Implementation of the Water Framework Directive (WFD) should have significant implications for and impacts on, a wide range of different stakeholders. Its focus is on River Basin level management (i.e. catchment management) and strict requirements to achieve and maintain good water quality status for all waters. It will require a programme of measures to achieve these objectives, which are as relevant to land use and land management as they are to water use and water management. Diffuse pollution, to be tackled for the first time under a legal regime, will need to address land use and involve catchment management. It would have been more appropriate to name the Directive as the Land and Water Framework Directive.

The WFD title has been misleading to some key players (i.e. Local Government and Planning Authorities), such that, although the Directive has been in force since Dec 2000, interest by bodies such as the Local Government Association and its members has only developed in the last 6 months. This followed the EFRA Select Committee Report early in 2003 and subsequent proactive communications with key stakeholders such as DEFRA, Environment Agency and other interested parties.

At the same time, a major review of the development control and land-use planning system has generated the new regime of Regional Spatial Strategies and Local Development Frameworks. Also at the same time, the new SEA Directive is coming into play, requiring environmental assessment at the strategic planning stage. These steps are all working towards delivery of sustainable development whereby environmental considerations are fully integrated into development control and planning at appropriate stages and scales.

Thus, in due course there will be two major statutory plans – the development plans and the River Basin Management Plans (RBMPs) under the WFD. At this stage, the relationship between these two plans is not clear. The Regulations transposing the WFD into the legislation of England and Wales have not clarified which plan will predominate and which responsible Government department (at present ODPM and DEFRA) will have the final say. In both areas, a lot of power is vested in the hands of the Secretary of State.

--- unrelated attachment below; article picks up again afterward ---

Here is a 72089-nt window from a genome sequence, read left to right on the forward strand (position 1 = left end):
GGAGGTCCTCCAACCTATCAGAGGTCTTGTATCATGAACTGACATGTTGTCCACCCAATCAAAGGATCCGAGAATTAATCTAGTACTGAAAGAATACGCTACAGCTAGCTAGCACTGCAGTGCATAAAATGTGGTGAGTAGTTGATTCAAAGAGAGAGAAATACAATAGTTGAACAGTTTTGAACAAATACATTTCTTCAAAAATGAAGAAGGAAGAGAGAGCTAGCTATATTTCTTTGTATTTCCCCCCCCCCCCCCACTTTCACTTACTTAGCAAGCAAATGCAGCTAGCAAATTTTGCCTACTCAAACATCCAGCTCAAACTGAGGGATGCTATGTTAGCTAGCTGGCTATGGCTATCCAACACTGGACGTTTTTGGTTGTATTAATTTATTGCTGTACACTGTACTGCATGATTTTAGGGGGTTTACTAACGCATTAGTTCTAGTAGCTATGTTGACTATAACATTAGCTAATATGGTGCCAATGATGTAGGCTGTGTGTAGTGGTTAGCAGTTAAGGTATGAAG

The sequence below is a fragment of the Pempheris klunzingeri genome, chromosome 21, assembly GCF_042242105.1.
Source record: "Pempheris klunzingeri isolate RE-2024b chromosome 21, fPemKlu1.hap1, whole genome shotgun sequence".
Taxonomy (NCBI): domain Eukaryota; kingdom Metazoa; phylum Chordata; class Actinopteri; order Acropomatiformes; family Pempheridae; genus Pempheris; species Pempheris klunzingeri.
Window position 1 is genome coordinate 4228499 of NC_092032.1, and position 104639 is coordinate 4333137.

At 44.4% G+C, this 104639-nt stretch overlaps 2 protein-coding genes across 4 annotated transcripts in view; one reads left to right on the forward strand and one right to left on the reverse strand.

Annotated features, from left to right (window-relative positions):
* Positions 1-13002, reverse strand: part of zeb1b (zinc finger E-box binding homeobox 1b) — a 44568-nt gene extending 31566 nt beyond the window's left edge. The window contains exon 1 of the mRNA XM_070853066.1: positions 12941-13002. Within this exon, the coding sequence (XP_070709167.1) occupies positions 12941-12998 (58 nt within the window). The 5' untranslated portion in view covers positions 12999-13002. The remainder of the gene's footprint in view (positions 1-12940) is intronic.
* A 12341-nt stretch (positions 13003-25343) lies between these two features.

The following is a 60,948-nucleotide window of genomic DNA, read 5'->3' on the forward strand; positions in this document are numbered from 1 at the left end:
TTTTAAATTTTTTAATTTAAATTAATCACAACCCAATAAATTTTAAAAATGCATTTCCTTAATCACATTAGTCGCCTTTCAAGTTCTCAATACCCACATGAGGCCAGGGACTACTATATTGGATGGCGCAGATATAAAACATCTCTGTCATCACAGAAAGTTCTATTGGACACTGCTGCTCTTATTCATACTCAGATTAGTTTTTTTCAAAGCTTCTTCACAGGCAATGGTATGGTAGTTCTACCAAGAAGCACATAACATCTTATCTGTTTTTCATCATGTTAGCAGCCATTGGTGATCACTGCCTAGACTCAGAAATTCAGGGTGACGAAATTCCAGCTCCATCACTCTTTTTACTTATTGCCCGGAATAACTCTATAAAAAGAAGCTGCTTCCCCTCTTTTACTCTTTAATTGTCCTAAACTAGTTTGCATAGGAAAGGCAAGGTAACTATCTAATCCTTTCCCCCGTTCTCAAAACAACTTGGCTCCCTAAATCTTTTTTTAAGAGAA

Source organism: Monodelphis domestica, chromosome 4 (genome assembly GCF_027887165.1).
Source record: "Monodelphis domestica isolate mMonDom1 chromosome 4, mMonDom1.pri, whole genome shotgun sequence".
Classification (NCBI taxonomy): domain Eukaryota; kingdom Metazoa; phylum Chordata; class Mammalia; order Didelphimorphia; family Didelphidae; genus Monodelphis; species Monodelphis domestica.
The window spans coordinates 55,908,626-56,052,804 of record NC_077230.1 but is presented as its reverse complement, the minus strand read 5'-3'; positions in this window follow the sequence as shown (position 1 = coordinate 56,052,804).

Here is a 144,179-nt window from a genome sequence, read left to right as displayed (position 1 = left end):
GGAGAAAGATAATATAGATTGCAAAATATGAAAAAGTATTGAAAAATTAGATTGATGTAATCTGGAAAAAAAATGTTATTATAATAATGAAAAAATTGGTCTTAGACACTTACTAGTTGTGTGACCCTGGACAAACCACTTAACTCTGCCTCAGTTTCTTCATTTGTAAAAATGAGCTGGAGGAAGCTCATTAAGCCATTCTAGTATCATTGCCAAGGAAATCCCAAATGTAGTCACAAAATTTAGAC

Apart from the scientific, technical and management aspects of these plans, another important issue is that of public participation. The Aarhus Convention, directly via ratification or via new forthcoming EC Directives, will require public access to information, access to justice and participation in environmental decision making. Obligations similar to those under Aarhus have been incorporated in the WFD under Art.14. It is considered that these requirements go beyond the normal consultation currently undertaken by the main bodies responsible for implementation of the WFD, i.e. DEFRA and the Environment Agency. This will have major resource and accountability implications. On the other hand, the development control and planning regime has an established system of public involvement in decision making – involving professionals, democratically elected councillors and interested stakeholders, including the public.

While there is a clear inter-relationship between public health, environmental health , environmental protection, pollution control, development control and land-use planning, the legal and institutional framework which has evolved is not geared up to deliver the necessary holistic approach. The Environment Agency is regarded as having a primary role for environmental protection and pollution control, but a significant amount of environmental considerations are dealt with by Local Government authorities. With pollution control measures applied after the granting of planning permission, the environment is still being treated as an additional consideration or after-thought, rather than something that should be fully and properly considered alongside, and at the same time as, economic and social considerations.

For the WFD the devil lies in both the detail and the context. The detail equals the science (data and understanding) which will lead to the establishment of reference conditions and definition of good status for water bodies, which in turn will lead to determination of the necessary programme of measures, which will impact on both the environment and society (some members perhaps more than others). The context equals the legal and institutional framework, which must facilitate implementation, and deliver the objectives, of the WFD.

It is considered that the WFD and other current developments provide the drivers / opportunity for significant beneficial reform (rationalisation, simplification and integration) of planning and development control whereby the environment is properly and fully integrated into decision making via an effective and efficient regime. The risks of failing to take this opportunity go way beyond the narrow issue of infraction proceedings.

Dr Peter Howsam.

Cranfield University

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